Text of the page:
Toward a Sustainable Energy Policy

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the San Francisco Chronicle

Toward a Sustainable Energy Policy

by
Benjamin K. Sovacool

San Francisco and California have long been ahead of the nation in terms of pursuing climate-friendly energy technologies. San Francisco has an ambitious incentive program for solar panels, despite the city's fog, and California aggressively promotes renewable energy and energy efficiency through its building codes, research programs, renewable portfolio standard, and a slew of other mechanisms.

Instead of following California's lead, however, the federal government is quietly cutting its research and development budget for renewable energy at the same time it is calling for increased funding for fossil fuels, even though conventional sources have already received the majority of federal spending on energy technologies.

According to new data released by the U.S. Government Accountability Office, 90 percent of Department of Energy R&D expenditures have gone toward conventional sources from 1978 to 2008. The entire class of renewable power technologies received a miserly 12 percent of DOE research expenditures from 2002 to 2007. A review of Department of Treasury data indicates that fossil fuels received 75 percent of all energy-related tax credits compared to a meager 15 percent for renewables and biofuels over the same period.

More discouraging, the DOE intends to worsen this bias in its most recent request for fiscal year 2009 appropriations. The DOE has requested to cut renewable energy R&D between 2008 and 2009, but it is seeking to increase funding by 34 percent for fossil energy R&D and 44 percent for nuclear R&D.

In addition, the Senate just failed to renew $18 billion in tax incentives for renewables, energy efficiency and other alternative technologies, including the soon-to-expire production tax credit for wind turbines, in the end of July.

Researchers at Lawrence Berkeley National Laboratory cautioned earlier this year that failing to extend that very tax credit would definitively slow domestic wind development and private R&D, induce higher installment costs, increase reliance on foreign manufacturing, and corrode incentives to expand transmission access to wind farms.

Forcing clean energy sources to compete with oil, coal and nuclear under these conditions is like trying to race a bicycle against a Ferrari.

The impact of this flagrant subsidization of dirty, dangerous and conventional energy technologies is threefold.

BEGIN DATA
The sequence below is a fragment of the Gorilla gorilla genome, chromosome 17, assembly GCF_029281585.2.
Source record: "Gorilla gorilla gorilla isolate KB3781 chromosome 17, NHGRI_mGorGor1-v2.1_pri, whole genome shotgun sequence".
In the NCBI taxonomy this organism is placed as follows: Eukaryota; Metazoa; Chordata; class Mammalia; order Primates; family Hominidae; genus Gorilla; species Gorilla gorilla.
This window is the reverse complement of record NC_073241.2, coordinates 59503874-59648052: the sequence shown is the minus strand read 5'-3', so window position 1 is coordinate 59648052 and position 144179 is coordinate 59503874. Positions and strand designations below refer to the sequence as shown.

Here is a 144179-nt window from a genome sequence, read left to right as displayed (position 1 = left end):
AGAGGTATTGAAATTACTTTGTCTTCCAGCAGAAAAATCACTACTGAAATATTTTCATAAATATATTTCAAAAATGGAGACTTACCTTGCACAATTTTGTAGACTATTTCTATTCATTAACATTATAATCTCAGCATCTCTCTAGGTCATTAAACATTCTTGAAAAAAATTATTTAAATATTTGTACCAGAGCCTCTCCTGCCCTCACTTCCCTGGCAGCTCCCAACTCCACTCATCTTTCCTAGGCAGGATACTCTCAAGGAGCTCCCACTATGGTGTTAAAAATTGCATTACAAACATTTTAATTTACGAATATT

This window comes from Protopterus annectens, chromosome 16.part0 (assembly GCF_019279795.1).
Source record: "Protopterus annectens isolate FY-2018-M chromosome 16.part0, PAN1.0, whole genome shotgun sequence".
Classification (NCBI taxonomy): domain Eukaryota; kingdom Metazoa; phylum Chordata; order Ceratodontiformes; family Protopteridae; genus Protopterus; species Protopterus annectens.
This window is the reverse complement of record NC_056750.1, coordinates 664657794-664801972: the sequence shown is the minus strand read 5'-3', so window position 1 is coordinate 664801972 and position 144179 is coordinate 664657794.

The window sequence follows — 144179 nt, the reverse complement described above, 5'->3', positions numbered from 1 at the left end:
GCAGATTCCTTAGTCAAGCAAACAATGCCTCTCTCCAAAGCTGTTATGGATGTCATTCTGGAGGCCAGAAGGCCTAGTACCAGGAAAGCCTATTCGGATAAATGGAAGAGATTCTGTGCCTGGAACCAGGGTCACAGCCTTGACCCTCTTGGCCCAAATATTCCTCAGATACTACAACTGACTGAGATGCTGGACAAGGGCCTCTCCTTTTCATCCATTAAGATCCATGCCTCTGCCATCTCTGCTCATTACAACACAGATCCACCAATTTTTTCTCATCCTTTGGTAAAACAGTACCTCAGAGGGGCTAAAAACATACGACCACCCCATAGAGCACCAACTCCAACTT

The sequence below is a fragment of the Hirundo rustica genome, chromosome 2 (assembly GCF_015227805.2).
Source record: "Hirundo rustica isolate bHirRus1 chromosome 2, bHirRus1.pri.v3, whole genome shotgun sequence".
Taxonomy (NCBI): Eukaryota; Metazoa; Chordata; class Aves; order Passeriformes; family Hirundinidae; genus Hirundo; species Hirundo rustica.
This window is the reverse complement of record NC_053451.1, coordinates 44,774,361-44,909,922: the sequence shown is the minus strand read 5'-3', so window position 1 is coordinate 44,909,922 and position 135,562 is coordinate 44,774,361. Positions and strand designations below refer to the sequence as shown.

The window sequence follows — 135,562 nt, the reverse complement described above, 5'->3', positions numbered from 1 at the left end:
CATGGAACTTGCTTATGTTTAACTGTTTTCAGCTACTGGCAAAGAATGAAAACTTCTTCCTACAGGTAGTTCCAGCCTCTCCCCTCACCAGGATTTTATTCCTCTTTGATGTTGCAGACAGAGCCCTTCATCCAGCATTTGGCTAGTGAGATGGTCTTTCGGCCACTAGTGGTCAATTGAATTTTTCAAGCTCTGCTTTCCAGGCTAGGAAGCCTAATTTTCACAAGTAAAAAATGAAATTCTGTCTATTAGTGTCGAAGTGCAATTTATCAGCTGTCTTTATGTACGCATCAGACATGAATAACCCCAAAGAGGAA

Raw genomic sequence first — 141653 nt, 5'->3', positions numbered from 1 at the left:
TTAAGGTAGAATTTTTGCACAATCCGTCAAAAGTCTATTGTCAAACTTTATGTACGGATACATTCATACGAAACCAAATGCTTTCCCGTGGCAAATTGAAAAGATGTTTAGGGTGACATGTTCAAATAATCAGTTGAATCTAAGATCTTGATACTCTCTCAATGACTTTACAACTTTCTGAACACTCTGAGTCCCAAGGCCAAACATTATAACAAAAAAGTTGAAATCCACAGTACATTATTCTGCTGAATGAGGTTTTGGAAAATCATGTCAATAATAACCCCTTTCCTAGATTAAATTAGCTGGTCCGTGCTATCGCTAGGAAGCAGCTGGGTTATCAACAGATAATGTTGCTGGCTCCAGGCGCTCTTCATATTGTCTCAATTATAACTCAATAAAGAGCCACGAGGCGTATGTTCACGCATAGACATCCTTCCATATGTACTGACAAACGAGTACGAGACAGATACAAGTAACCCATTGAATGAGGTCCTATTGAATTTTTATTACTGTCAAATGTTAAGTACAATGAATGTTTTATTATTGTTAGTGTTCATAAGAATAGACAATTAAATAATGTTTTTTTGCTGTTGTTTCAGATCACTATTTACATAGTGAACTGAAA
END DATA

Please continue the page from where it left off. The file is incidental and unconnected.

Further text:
First, the government's R&D plans will directly exacerbate American dependence on imported fuels such as oil and uranium, and commit the country to a greenhouse-gas intensive energy future. Government support of these polluting technologies guarantees that they will retain their dominance in the American market.

Second, subsidizing conventional energy systems artificially lowers the costs of innovation in mature industries and increase barriers to entry for newer, cleaner and emerging technologies. For California, this translates into fewer jobs in the renewable energy manufacturing sector and more expensive renewable energy.

But third, the pattern of federal subsidies and research support reminds us that we cannot trust the federal government or the conventional industries that it supports to move the nation toward new sources of energy production and transmission. The Bush administration's rhetoric that it intends to "do something" about fighting climate change at precisely the same time as it increases subsidies on oil, coal, and gas technologies is shameful.

Conventional industries are no better. They frequently attack cleaner energy sources for needing subsidies while they surreptitiously receive subsidies.

The result is an energy policy for the country that damages the natural environment, forces higher fossil fuel prices on customers, and corrodes America's image abroad.

In 1976, President Carter argued that the country could either transition to a more sustainable energy sector intentionally through careful planning, or chaotically once the inexorable laws of nature and copious amounts of human suffering forced it to. We are speedily heading down the second path, despite California and San Francisco heading down the first.

Who gets energy R&D subsidies

Department of Energy R&D subsidies from 2002 to 2007 (in 2007 dollars)

Nuclear power received $6.2 billion (54%)

Fossil-fuel related energy received $3.1 billion (27%)

Renewable power technologies received $1.4 billion (12%)

Other technologies $.8 billion (7 percent)

Source: Department of Energy

Energy subsidies compared*

End-use energy efficiency has received $1 in subsidies for every $35 spent on oil, gas and coal subsidies granted between 1943 and 1998.

Nuclear $150 billion

Solar $4.4 billion

Wind $1.3 billion

Note: Calculated in 2007 dollars

Source: Department of Energy

Benjamin K. Sovacool is an adjunct assistant professor at Virginia Tech and a research fellow at the National University of Singapore.

© 2008 San Francisco Chronicle

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